LETTER TO EDITOR
Year : 2020 | Volume
: 11 | Issue : 4 | Page : 185--186
Are the VAERS-included reactions following the human papillomavirus immunization correlated to the number of vaccine doses?
Department of Medicine, Nazarbayev University School of Medicine, Nur-Sultan, Kazakhstan
Dr. Dimitri Poddighe
Department of Medicine, School of Medicine, Nazarbayev University, Kerei-Zhanibek Str., 5/1, Nur-Sultan 010000
|How to cite this article:|
Poddighe D. Are the VAERS-included reactions following the human papillomavirus immunization correlated to the number of vaccine doses?.Perspect Clin Res 2020;11:185-186
|How to cite this URL:|
Poddighe D. Are the VAERS-included reactions following the human papillomavirus immunization correlated to the number of vaccine doses?. Perspect Clin Res [serial online] 2020 [cited 2023 Feb 9 ];11:185-186
Available from: http://www.picronline.org/text.asp?2020/11/4/185/297337
Through their recent analysis of VAERS database as regards the individuals who were immunized with human papillomavirus (HPV) vaccine, Neha et al. did not identify any new/unexpected safety concern. A large variety of clinically significant adverse events (AEs) following (temporally) the HPV immunization were retrieved by these authors; among those, syncope was the most common AE documented after this vaccination, in terms of cumulative reporting odds ratio (ROR) value. Moreover, several additional “autonomic/neurological” manifestations were reported as well, such as dizziness (following syncope, in terms of cumulative ROR), headache, abasia, paresthesia, anxiety, asthenia/fatigue, (unspecified) general malaise, and arthralgia/myalgia. Some of those could be interpreted as somatoform (“pseudo-neurological”) disorders since it is not possible to diagnose any specific or well-defined clinical condition in most cases.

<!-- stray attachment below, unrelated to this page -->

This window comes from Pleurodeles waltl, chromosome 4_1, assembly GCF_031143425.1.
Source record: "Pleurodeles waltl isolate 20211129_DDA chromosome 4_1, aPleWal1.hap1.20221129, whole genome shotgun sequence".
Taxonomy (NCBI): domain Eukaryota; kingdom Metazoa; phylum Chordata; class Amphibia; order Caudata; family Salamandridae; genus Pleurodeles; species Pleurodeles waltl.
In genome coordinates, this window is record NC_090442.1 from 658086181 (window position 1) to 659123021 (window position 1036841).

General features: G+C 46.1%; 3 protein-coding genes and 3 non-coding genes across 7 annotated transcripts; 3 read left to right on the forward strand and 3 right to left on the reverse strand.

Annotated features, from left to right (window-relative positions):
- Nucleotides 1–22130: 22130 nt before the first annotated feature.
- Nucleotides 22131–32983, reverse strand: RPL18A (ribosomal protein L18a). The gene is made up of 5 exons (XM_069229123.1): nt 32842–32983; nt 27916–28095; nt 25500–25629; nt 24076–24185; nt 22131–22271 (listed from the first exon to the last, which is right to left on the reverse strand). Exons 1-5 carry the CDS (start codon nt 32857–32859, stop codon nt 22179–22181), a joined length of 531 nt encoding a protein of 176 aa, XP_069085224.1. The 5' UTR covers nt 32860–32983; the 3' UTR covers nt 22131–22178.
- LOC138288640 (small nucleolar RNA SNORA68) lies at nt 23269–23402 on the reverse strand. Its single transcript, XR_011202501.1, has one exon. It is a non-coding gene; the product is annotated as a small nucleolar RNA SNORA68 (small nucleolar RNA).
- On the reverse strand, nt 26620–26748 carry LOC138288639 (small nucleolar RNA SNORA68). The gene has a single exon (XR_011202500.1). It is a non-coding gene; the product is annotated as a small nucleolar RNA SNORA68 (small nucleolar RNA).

Some years ago, we described a case series of female adolescents developing severe somatoform and dysautonomic syndromes temporally related to HPV vaccination; interestingly, only 4 out of 18 patients manifested their complaints after the first dose. Therefore, it would be interesting to analyze these AEs with respect to the number of administered doses of HPV vaccine, in order to assess if there is any correlation between the reports number and this specific aspect.
Indeed, recent evidences supported the effectiveness of HPV vaccine despite a reduction of the doses number. Brotherton et al. performed a statistical analysis of the quadrivalent HPV vaccine effectiveness, using and linking several national Australian registries, and they correlated the data regarding the number of HPV vaccine doses (0, 1, 2, and 3 doses) with the diagnoses of high-grade cervical intraepithelial neoplasia: they could conclude that “one dose had comparable effectiveness as two or three doses in preventing high-grade disease in a high coverage setting.” Very recently, Markowitz et al. assessed the prevalence of HPV serotypes in young women (aged 20–29 years), who were screened for cervical cancer, and considered their immunization status with the quadrivalent HPV vaccine. Among women who received only 1 dose before 18 years of age, the prevalence of the four vaccine serotypes was 0.5%, which was not different from the age-matched women immunized with 2 or 3 doses.
Therefore, reducing the dose schedule of HPV immunization seems to be a feasible and reasonable approach: in addition to containing the healthcare-related costs and further promoting the acceptance of this important vaccination, also the number of AEs reports might be reduced in future.
Financial support and sponsorship
Conflicts of interest
There are no conflicts of interest.
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